Mary Hayashi's current conflict with the law is based on her having reportedly been nabbed in the act of shoplifting. Her defense so far is that she inadvertently stepped outside the store with a shopping bag loaded with expensive clothing and that she did so because she'd been distracted by cell phone calls. Sounds careless, doesn't it? But not necessarily done with criminal intent. How does this personal behavior jive with her professional conduct as a legislator?
Remember that during the debate re peer review over AB 655 Hayashi repeatedly stated that there was no opposition. It turns out that this statement is false. The California Society of Industrial Medicine and Surgery sent an advisory letter about defects in the bill while the Alliance for Patient Safety openly opposed the bill. Hayashi had plenty of time to correct the deficiencies in the bill, namely, that as written the legislation allows false and defamatory allegations against good doctors to be transferred from one hospital to another. Hayashi ignored advice to clean up this language. Instead, she belittled doctors who filed protests. Prestigious doctors such as R.V. Rao, MD, Chief of Surgery, the subject of a previous blog of ours, did their level best to advise Hayashi about her folly.
The California Medical Association wanted the bill as is -- in due course investigation will tell us why since the fact is that the chief beneficiaries of the bill are the clients of the California Hospital Association. Hayashi could have written a better bill, at least, some of us think she could have done so. On the other hand, if she's as casual and distracted about bill writing as she claims she is about shopping, maybe not.
Let's look at AB 25, another Hayashi bill signed into law, also well intentioned and also flawed. This bill, signed into law by Gov. Brown who also signed AB 655 into law, takes effect on January 1st, 2012. It will require school districts with extracurricular sports activities "to immediately remove ... an athlete who is suspected of sustaining a concussion or head injury ... the bill would prohibit the return of the athlete to that activity until he or she is evaluated by, and receives written clearance from, a licensed health care provider, as specified."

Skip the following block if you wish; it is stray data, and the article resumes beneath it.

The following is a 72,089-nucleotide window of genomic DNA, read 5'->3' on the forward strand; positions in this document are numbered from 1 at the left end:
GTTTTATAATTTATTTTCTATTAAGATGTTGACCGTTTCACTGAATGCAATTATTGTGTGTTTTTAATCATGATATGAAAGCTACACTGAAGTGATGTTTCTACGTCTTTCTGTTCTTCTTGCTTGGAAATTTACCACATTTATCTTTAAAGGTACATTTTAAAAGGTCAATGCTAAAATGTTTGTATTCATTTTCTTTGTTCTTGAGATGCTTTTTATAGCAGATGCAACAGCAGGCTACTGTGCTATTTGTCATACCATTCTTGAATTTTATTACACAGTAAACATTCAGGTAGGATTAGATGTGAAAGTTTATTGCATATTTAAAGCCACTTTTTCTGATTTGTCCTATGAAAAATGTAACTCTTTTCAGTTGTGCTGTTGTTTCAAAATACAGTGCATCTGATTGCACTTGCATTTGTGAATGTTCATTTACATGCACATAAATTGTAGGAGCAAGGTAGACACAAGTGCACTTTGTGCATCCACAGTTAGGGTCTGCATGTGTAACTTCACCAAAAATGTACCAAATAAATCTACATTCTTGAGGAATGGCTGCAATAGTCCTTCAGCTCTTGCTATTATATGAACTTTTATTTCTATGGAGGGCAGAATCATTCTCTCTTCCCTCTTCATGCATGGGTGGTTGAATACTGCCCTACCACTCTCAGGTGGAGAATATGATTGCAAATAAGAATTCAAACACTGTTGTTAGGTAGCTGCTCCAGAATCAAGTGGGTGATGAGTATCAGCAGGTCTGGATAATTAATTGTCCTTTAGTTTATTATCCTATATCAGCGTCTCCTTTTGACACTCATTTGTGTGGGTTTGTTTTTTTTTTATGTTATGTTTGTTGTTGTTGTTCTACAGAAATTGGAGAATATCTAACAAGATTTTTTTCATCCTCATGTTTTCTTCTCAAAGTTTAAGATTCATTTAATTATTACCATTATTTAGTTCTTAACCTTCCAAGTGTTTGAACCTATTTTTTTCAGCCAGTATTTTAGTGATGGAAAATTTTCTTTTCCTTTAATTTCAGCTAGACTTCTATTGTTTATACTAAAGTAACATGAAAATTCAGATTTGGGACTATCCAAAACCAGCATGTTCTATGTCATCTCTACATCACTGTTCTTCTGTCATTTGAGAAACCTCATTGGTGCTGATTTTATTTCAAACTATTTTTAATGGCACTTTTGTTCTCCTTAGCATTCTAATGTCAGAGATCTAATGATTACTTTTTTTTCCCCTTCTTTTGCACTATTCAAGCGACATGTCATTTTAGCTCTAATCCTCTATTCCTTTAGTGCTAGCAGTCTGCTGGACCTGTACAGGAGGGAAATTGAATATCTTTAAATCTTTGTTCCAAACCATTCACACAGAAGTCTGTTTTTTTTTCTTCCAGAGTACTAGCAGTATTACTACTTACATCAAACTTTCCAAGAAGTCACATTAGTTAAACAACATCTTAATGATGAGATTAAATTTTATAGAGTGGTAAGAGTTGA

"As specified" as what? Is neurological or neurosurgical attention required? Will any ol' "licensed health care provider" qualify for the job? The bill doesn't "specify" that physicians must make these decisions. Prior to passage of this bill, physicians who volunteered for this function put their practices on the line even though they may've worked on a pro bono basis. They risked being named in civil liability suits, e.g., malpractice accusations. Now they're also eligible for criminal accusations. One would have expected the California Neurology Society to seek malpractice waivers for physicians who accept these assignments on a pro bono basis and at the least to have tried to exempt them from criminal responsibility.
As devotees of the Conrad Murray show know, malpractice and criminal liability are separate and distinct. In the Murray trial, the judge stated that the trial was not about malpractice. It was about criminal activity. So it is now with AB 25 for concussions and head injuries sustained by high school athletes. Healthcare providers who accept these assignments may now risk double jeopardy: civil litigation for malpractice and criminal litigation thanks to Hayashi's other folly.
As to Hayashi herself, we're saddened and sorry but not surprised. Anybody who strolls out of a store with a coupla' grand of clothing in a shopping bag doesn't surprise us when she's equally careless with legislation.